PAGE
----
Everyone has had a two dollar bill before, right? Most people believe they're out of print, good or bad luck, or are a rare commodity. But in this comprehensive documentary, all aspects of the "deuce" are explored - from its history to the many superstitions surrounding it; from its use by special interest groups to the way it's perceived by consumers and vendors. The film even looks at the bill's popularity at adult establishments, its visits to outer space and the subculture of users that cherish the bill. Take a fun and entertaining journey that will open your eyes about a truly unique piece of currency.
When a child’s tooth falls out, the odd, quirky $2 bill is usually called on as the best gift from the Tooth Fairy. But aren’t they hard to come by? When a young boy’s father tries to find the perfect $2 bill for this occasion, he begins a journey that enlightens him about the denomination most people know nothing about.
The quest starts with confirmation that urban legends about the $2 bill—one involving a Taco Bell manager and another about a man who got arrested for using them at a Best Buy—are real. A meeting with a blogger who documents reactions to $2 bills reveals that people are fascinated when they see one because of the misconception that they’re rare or aren’t printed anymore.
Not so! At a visit to the Bureau of Engraving and Printing in Fort Worth, Texas, we learn how they’re made, how often, and we see the 2013 Series being printed firsthand. The “intaglio” print design is prominent on the twos, which have a rich history dating back to the thousands of “broken-bank” twos made before the Civil War. The history lesson takes us through the red-seal Monticello bills, which were discontinued in 1966, and then to the re-issue in 1976, which was so beautiful that people thought it a collector’s item. The bill was hoarded, passed onto to future generations, or held for good luck.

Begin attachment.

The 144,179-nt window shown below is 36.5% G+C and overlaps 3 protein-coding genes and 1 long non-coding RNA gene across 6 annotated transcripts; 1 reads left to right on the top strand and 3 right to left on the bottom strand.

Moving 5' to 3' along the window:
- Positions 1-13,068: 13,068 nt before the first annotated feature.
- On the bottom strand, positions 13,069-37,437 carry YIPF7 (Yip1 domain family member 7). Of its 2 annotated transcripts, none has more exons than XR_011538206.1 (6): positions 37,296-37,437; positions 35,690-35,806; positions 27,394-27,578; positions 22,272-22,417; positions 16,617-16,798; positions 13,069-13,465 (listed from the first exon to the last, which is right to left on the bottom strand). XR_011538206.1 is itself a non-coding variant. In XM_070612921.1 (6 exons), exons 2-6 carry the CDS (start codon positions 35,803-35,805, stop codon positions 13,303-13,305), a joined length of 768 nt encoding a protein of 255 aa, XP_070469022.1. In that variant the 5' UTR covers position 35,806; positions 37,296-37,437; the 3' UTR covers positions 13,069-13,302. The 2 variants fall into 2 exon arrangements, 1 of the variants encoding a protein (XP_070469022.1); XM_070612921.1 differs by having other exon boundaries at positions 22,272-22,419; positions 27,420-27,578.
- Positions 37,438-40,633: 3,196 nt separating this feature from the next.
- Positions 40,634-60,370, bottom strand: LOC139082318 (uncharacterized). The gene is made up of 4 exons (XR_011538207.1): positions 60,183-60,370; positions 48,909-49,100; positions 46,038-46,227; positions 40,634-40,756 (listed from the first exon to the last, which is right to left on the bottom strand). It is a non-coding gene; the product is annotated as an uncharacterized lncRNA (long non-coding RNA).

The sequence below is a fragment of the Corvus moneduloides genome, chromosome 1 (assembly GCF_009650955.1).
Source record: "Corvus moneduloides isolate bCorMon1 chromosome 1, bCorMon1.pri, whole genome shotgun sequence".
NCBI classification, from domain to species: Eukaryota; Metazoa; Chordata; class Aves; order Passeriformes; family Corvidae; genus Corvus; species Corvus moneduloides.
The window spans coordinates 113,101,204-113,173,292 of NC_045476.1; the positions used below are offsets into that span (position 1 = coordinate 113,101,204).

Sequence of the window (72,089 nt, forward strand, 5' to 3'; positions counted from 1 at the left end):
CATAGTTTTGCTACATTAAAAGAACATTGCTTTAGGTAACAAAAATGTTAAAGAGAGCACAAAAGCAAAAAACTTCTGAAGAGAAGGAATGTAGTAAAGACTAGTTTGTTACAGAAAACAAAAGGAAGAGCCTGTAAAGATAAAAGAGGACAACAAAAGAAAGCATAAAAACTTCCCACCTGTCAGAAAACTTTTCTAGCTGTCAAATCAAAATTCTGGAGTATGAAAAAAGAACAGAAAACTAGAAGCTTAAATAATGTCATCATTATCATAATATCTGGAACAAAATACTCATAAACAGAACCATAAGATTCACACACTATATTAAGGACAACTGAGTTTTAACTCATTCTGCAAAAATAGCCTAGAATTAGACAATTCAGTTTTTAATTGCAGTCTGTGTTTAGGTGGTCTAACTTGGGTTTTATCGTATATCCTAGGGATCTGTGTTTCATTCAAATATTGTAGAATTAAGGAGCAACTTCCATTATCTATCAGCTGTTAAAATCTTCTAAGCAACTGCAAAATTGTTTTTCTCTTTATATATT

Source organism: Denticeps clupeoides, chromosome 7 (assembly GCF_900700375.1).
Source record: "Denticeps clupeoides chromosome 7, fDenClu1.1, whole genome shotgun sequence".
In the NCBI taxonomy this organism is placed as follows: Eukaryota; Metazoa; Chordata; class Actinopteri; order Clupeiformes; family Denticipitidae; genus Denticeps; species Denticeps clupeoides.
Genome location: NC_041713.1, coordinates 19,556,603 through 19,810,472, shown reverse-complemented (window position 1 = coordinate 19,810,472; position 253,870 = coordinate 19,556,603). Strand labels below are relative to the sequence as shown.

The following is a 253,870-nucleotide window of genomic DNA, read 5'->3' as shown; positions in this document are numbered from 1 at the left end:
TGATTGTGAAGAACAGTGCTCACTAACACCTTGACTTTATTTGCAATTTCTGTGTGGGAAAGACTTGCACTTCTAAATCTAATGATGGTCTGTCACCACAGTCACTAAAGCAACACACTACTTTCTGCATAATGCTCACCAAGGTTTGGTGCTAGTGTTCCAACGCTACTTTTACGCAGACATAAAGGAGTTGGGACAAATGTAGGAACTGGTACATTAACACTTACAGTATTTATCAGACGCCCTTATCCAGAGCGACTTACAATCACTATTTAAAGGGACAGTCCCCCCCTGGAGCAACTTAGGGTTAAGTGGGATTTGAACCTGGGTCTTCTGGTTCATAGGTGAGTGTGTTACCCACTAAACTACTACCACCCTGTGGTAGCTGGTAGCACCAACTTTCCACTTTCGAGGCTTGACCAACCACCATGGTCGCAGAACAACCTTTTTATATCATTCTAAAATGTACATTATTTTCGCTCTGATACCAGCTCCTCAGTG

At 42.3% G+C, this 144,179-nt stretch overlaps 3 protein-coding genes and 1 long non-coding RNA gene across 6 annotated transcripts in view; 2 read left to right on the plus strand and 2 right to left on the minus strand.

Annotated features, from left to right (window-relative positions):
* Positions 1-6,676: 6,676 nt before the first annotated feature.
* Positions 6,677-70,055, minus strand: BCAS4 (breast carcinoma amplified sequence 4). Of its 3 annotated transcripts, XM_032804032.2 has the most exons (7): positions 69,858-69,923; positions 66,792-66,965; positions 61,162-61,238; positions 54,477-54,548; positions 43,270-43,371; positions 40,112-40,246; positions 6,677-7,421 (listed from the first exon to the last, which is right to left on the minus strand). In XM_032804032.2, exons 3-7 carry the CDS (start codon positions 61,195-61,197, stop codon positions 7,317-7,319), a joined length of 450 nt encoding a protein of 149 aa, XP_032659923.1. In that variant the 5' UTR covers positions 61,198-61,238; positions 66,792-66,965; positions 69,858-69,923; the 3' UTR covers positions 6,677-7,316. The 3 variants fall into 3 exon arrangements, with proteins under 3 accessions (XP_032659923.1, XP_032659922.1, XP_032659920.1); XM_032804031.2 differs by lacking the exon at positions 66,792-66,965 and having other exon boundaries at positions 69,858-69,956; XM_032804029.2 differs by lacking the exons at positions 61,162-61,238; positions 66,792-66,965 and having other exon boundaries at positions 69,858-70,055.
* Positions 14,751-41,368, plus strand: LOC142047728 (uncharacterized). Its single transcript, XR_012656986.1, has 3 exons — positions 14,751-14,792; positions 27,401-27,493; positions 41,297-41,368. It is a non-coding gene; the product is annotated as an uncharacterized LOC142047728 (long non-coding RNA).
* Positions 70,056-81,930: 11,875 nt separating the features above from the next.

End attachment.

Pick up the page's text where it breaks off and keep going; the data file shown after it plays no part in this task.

The bill has been considered a novelty and treated this way since 1976, but the misconceptions surrounding it have made for some touching stories about the ways it connects people. Furthermore, consumers and vendors who employ the bill (including strip clubs) find it to be an effective tool for engagement. Even special interest groups use the bill to create awareness about their message. Clemson University, whose alumni stamp twos with tiger paws before bowl games, are an example.
Some believe the $2 bill to be good luck, including astronauts who have taken them onto numerous space missions. Others, however, believe the bill to be cursed. A superstition expert shows us how the Illuminati may have placed hidden symbols and messages on the deuce, as well as the ways you can remove the curse.
Other misconceptions about the bill include the idea that it is worth more than two dollars. Visits with collectors and currency experts show this not to be true, but there are some cases when the bill has added value. Even at two dollars though, there is a large subculture of people who cherish the bill, and its uses in society are grossly underestimated. One powerful story about a widow from the September 11 tragedy shows this emphatically.
With all this knowledge, will one father gift his 7-year old a $2 bill from the Tooth Fairy, or is there a better way for him to receive it? After a memorable journey to document the bill, the decision has been made very clear.